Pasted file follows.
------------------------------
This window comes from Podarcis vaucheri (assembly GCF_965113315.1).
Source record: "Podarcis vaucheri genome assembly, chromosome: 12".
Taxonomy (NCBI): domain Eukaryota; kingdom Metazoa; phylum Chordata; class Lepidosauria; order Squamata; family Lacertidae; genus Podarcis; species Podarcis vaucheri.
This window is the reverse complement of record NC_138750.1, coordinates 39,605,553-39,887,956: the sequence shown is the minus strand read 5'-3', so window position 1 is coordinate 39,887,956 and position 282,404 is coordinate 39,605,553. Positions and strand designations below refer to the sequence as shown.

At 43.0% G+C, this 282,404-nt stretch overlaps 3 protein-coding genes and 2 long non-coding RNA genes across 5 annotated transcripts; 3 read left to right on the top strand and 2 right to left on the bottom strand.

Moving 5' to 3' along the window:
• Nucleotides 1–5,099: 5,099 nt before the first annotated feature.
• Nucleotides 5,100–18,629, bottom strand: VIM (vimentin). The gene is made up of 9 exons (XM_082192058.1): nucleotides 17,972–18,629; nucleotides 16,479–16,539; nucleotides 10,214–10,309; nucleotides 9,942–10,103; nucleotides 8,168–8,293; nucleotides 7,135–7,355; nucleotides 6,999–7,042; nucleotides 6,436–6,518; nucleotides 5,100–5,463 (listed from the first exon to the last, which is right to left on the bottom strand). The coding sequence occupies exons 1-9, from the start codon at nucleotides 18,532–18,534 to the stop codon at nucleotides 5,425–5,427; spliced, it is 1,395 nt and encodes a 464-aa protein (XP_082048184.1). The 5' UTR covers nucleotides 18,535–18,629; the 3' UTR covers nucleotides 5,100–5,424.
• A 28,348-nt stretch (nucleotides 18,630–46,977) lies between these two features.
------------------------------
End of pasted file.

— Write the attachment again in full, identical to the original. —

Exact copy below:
This window comes from Podarcis vaucheri (assembly GCF_965113315.1).
Source record: "Podarcis vaucheri genome assembly, chromosome: 12".
Taxonomy (NCBI): domain Eukaryota; kingdom Metazoa; phylum Chordata; class Lepidosauria; order Squamata; family Lacertidae; genus Podarcis; species Podarcis vaucheri.
This window is the reverse complement of record NC_138750.1, coordinates 39,605,553-39,887,956: the sequence shown is the minus strand read 5'-3', so window position 1 is coordinate 39,887,956 and position 282,404 is coordinate 39,605,553. Positions and strand designations below refer to the sequence as shown.

At 43.0% G+C, this 282,404-nt stretch overlaps 3 protein-coding genes and 2 long non-coding RNA genes across 5 annotated transcripts; 3 read left to right on the top strand and 2 right to left on the bottom strand.

Moving 5' to 3' along the window:
• Nucleotides 1–5,099: 5,099 nt before the first annotated feature.
• Nucleotides 5,100–18,629, bottom strand: VIM (vimentin). The gene is made up of 9 exons (XM_082192058.1): nucleotides 17,972–18,629; nucleotides 16,479–16,539; nucleotides 10,214–10,309; nucleotides 9,942–10,103; nucleotides 8,168–8,293; nucleotides 7,135–7,355; nucleotides 6,999–7,042; nucleotides 6,436–6,518; nucleotides 5,100–5,463 (listed from the first exon to the last, which is right to left on the bottom strand). The coding sequence occupies exons 1-9, from the start codon at nucleotides 18,532–18,534 to the stop codon at nucleotides 5,425–5,427; spliced, it is 1,395 nt and encodes a 464-aa protein (XP_082048184.1). The 5' UTR covers nucleotides 18,535–18,629; the 3' UTR covers nucleotides 5,100–5,424.
• A 28,348-nt stretch (nucleotides 18,630–46,977) lies between these two features.